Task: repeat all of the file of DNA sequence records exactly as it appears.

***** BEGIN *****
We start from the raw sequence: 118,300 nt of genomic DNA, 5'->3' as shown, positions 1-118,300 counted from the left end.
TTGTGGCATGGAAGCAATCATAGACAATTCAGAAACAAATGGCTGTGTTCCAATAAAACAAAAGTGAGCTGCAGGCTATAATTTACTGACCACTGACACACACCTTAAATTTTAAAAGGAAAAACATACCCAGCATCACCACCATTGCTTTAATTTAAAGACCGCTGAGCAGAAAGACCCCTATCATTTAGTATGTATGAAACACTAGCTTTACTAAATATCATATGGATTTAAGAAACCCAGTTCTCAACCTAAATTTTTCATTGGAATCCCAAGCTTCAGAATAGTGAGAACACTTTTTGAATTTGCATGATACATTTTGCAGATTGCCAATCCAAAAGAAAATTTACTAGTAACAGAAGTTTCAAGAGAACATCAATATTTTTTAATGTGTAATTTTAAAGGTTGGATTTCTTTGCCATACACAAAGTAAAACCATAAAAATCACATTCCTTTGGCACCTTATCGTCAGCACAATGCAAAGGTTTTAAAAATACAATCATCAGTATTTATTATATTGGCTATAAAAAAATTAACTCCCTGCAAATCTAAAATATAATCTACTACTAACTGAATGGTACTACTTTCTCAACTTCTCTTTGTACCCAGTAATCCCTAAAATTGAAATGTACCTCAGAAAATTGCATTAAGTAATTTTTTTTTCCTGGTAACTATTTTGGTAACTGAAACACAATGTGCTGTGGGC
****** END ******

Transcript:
We start from the raw sequence: 118,300 nt of genomic DNA, 5'->3' as shown, positions 1-118,300 counted from the left end.
TTGTGGCATGGAAGCAATCATAGACAATTCAGAAACAAATGGCTGTGTTCCAATAAAACAAAAGTGAGCTGCAGGCTATAATTTACTGACCACTGACACACACCTTAAATTTTAAAAGGAAAAACATACCCAGCATCACCACCATTGCTTTAATTTAAAGACCGCTGAGCAGAAAGACCCCTATCATTTAGTATGTATGAAACACTAGCTTTACTAAATATCATATGGATTTAAGAAACCCAGTTCTCAACCTAAATTTTTCATTGGAATCCCAAGCTTCAGAATAGTGAGAACACTTTTTGAATTTGCATGATACATTTTGCAGATTGCCAATCCAAAAGAAAATTTACTAGTAACAGAAGTTTCAAGAGAACATCAATATTTTTTAATGTGTAATTTTAAAGGTTGGATTTCTTTGCCATACACAAAGTAAAACCATAAAAATCACATTCCTTTGGCACCTTATCGTCAGCACAATGCAAAGGTTTTAAAAATACAATCATCAGTATTTATTATATTGGCTATAAAAAAATTAACTCCCTGCAAATCTAAAATATAATCTACTACTAACTGAATGGTACTACTTTCTCAACTTCTCTTTGTACCCAGTAATCCCTAAAATTGAAATGTACCTCAGAAAATTGCATTAAGTAATTTTTTTTTCCTGGTAACTATTTTGGTAACTGAAACACAATGTGCTGTGGGC